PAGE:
Brookings India hosted a private discussion on “How India Sees the World: Kautilya to the 21st Century” with Ambassador Shyam Saran, who has served as Indian foreign secretary, Chairman of the National Security Advisory Board and Prime Minister’s Special Envoy for Nuclear Affairs and Climate Change.
According to Ambassador Saran, Kautilya’s Arthashashtra provides a useful template or a historical reference for India Foreign Policy. He argued that Kautilya’s advice is meant for a rising state seeking to establish itself in a system of competing states i.e. the template of Arthashastra is consistent with the notion of a multipolar world. However, he asserts that foreign policy practitioners must not mechanically apply Kautilya’s teachings to India’s external relations. Globalization requires modern diplomats to be more precise and have expertise on issues such as nuclear diplomacy, cyber security and climate change. Ambassador Saran also provided a robust defense of strategic autonomy, arguing that India continues to pursue those foreign policy goals that enable it to have relative autonomy in its decision-making, based on its national interests.
Some of the other issues discussed included India’s relations with its smaller neighbours like Nepal as well as other more difficult relationships with China and Pakistan. Ambassador Saran argued that India should not hope for a resolution of its border disputes with China and Pakistan in the foreseeable future but should focus instead on managing those relationships based on mutual areas of convergence. He also asserted that Indian diplomacy lacks the physical and intellectual resources for sustained dialogue and interaction with its neighbours and beyond, which can be a serious challenge going forward.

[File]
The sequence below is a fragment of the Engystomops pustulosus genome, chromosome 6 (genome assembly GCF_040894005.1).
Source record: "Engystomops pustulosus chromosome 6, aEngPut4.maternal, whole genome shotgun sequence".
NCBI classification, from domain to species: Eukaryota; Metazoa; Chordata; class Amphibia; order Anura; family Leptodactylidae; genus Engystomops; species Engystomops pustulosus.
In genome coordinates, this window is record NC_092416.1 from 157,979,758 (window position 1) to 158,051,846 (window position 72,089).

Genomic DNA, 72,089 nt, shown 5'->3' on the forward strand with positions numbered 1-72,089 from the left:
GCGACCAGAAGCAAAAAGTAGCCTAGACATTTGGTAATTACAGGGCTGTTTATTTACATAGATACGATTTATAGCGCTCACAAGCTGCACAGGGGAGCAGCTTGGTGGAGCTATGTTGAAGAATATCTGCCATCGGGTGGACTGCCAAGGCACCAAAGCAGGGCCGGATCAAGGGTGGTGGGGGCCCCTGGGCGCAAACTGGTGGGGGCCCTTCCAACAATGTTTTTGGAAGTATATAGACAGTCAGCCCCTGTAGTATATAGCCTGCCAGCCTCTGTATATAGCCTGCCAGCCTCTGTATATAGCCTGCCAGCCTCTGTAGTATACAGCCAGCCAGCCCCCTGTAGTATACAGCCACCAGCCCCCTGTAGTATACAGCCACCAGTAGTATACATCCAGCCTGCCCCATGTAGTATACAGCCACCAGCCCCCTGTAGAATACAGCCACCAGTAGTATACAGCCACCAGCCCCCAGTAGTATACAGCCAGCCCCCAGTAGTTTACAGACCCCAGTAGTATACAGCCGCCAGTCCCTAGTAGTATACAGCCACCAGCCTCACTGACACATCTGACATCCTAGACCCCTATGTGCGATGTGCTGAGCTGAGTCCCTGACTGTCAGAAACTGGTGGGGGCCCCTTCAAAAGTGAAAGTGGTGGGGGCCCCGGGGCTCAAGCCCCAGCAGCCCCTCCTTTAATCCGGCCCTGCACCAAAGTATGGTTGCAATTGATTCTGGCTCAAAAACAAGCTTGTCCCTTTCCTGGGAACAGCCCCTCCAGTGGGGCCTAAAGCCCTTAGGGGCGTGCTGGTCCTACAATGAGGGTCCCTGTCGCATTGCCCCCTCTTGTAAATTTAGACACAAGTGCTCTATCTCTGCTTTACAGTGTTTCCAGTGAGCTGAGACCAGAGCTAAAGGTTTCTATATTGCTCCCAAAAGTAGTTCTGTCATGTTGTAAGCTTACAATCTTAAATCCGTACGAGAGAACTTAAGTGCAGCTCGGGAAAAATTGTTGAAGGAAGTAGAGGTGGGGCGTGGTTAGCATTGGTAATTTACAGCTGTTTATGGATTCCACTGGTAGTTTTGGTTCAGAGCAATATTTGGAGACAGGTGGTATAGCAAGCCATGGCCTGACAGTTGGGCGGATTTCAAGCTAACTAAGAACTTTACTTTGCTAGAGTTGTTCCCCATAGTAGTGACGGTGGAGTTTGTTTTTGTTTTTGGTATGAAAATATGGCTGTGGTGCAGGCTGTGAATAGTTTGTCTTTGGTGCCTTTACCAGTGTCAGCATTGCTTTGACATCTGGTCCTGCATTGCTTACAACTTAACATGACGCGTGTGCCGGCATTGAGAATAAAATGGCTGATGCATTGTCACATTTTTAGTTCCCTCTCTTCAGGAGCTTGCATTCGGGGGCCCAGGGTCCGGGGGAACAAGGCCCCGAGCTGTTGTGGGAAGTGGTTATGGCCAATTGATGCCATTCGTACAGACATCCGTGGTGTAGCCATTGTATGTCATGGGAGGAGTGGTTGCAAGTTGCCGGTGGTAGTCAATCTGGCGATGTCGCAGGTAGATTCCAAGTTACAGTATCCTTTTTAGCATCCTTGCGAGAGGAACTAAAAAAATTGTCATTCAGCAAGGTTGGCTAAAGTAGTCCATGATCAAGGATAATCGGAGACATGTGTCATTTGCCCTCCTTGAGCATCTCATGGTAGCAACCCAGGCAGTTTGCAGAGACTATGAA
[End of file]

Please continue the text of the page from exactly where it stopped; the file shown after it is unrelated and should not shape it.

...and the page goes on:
Keshav Kelkar, a research intern at Brookings India, contributed to this report. The views are of the author(s), panelist(s), discussant(s).
A private discussion on “How India Sees the World: Kautilya to the 21st Century” with Ambassador Shyam Saran, who has served as Indian foreign secretary, Chairman of the National Security Advisory Board and Prime Minister’s Special Envoy for Nuclear Affairs and Climate Change.
Using the prism of Kautilya’s Arthashastra and other ancient treatises on statecraft, Ambassador Saran shows the historical sources of India’s worldview in his book. He looks at India’s neighbourhood and the changing wider world through this lens and arrives at some interesting conclusions – the claims that the world is hurtling towards Chinese unipolarity are overblown; international borders are becoming irrelevant as climate change and cyber terror bypass them; and India shouldn’t hold its breath for a resolution to its border disputes with China and Pakistan in the foreseeable future.
This discussion is private and off-the-record.
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